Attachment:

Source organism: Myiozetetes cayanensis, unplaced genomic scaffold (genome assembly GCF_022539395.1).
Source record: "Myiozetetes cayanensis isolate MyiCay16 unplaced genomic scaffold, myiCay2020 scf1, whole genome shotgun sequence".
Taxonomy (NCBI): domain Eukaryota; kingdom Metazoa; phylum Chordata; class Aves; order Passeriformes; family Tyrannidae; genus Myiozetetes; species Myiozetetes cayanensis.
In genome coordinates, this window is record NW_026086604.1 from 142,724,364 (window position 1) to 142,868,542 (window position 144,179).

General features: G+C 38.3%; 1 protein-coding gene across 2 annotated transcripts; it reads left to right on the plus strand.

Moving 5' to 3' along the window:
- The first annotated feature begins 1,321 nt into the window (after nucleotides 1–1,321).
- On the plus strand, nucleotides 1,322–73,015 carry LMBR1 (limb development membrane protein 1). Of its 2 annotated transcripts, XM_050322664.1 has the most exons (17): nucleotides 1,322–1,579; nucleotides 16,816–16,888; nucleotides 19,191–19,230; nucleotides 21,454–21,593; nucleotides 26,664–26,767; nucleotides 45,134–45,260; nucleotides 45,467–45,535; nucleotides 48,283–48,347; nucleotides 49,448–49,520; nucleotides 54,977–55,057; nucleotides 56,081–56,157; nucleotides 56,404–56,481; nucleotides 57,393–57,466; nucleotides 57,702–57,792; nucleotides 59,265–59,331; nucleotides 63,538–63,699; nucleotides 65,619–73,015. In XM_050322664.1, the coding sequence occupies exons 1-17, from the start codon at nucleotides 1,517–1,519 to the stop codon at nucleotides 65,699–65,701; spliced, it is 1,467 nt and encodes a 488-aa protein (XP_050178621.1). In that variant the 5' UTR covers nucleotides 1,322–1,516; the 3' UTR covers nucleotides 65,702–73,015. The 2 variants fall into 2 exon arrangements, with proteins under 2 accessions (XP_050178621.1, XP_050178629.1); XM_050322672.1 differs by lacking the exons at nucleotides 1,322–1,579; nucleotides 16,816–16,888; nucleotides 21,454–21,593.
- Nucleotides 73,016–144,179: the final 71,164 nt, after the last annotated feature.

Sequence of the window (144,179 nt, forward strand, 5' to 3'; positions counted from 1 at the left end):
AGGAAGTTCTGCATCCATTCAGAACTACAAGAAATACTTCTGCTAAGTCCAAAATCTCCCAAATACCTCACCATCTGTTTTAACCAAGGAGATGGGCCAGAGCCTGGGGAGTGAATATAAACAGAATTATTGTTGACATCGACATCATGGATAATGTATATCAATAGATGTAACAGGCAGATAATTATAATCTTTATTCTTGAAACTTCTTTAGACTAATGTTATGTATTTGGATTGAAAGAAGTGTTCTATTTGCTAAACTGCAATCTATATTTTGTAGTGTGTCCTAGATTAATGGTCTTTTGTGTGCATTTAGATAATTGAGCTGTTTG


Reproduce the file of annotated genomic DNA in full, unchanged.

Source organism: Myiozetetes cayanensis, unplaced genomic scaffold (genome assembly GCF_022539395.1).
Source record: "Myiozetetes cayanensis isolate MyiCay16 unplaced genomic scaffold, myiCay2020 scf1, whole genome shotgun sequence".
Taxonomy (NCBI): domain Eukaryota; kingdom Metazoa; phylum Chordata; class Aves; order Passeriformes; family Tyrannidae; genus Myiozetetes; species Myiozetetes cayanensis.
In genome coordinates, this window is record NW_026086604.1 from 142,724,364 (window position 1) to 142,868,542 (window position 144,179).

General features: G+C 38.3%; 1 protein-coding gene across 2 annotated transcripts; it reads left to right on the plus strand.

Moving 5' to 3' along the window:
- The first annotated feature begins 1,321 nt into the window (after nucleotides 1–1,321).
- On the plus strand, nucleotides 1,322–73,015 carry LMBR1 (limb development membrane protein 1). Of its 2 annotated transcripts, XM_050322664.1 has the most exons (17): nucleotides 1,322–1,579; nucleotides 16,816–16,888; nucleotides 19,191–19,230; nucleotides 21,454–21,593; nucleotides 26,664–26,767; nucleotides 45,134–45,260; nucleotides 45,467–45,535; nucleotides 48,283–48,347; nucleotides 49,448–49,520; nucleotides 54,977–55,057; nucleotides 56,081–56,157; nucleotides 56,404–56,481; nucleotides 57,393–57,466; nucleotides 57,702–57,792; nucleotides 59,265–59,331; nucleotides 63,538–63,699; nucleotides 65,619–73,015. In XM_050322664.1, the coding sequence occupies exons 1-17, from the start codon at nucleotides 1,517–1,519 to the stop codon at nucleotides 65,699–65,701; spliced, it is 1,467 nt and encodes a 488-aa protein (XP_050178621.1). In that variant the 5' UTR covers nucleotides 1,322–1,516; the 3' UTR covers nucleotides 65,702–73,015. The 2 variants fall into 2 exon arrangements, with proteins under 2 accessions (XP_050178621.1, XP_050178629.1); XM_050322672.1 differs by lacking the exons at nucleotides 1,322–1,579; nucleotides 16,816–16,888; nucleotides 21,454–21,593.
- Nucleotides 73,016–144,179: the final 71,164 nt, after the last annotated feature.

Sequence of the window (144,179 nt, forward strand, 5' to 3'; positions counted from 1 at the left end):
AGGAAGTTCTGCATCCATTCAGAACTACAAGAAATACTTCTGCTAAGTCCAAAATCTCCCAAATACCTCACCATCTGTTTTAACCAAGGAGATGGGCCAGAGCCTGGGGAGTGAATATAAACAGAATTATTGTTGACATCGACATCATGGATAATGTATATCAATAGATGTAACAGGCAGATAATTATAATCTTTATTCTTGAAACTTCTTTAGACTAATGTTATGTATTTGGATTGAAAGAAGTGTTCTATTTGCTAAACTGCAATCTATATTTTGTAGTGTGTCCTAGATTAATGGTCTTTTGTGTGCATTTAGATAATTGAGCTGTTTG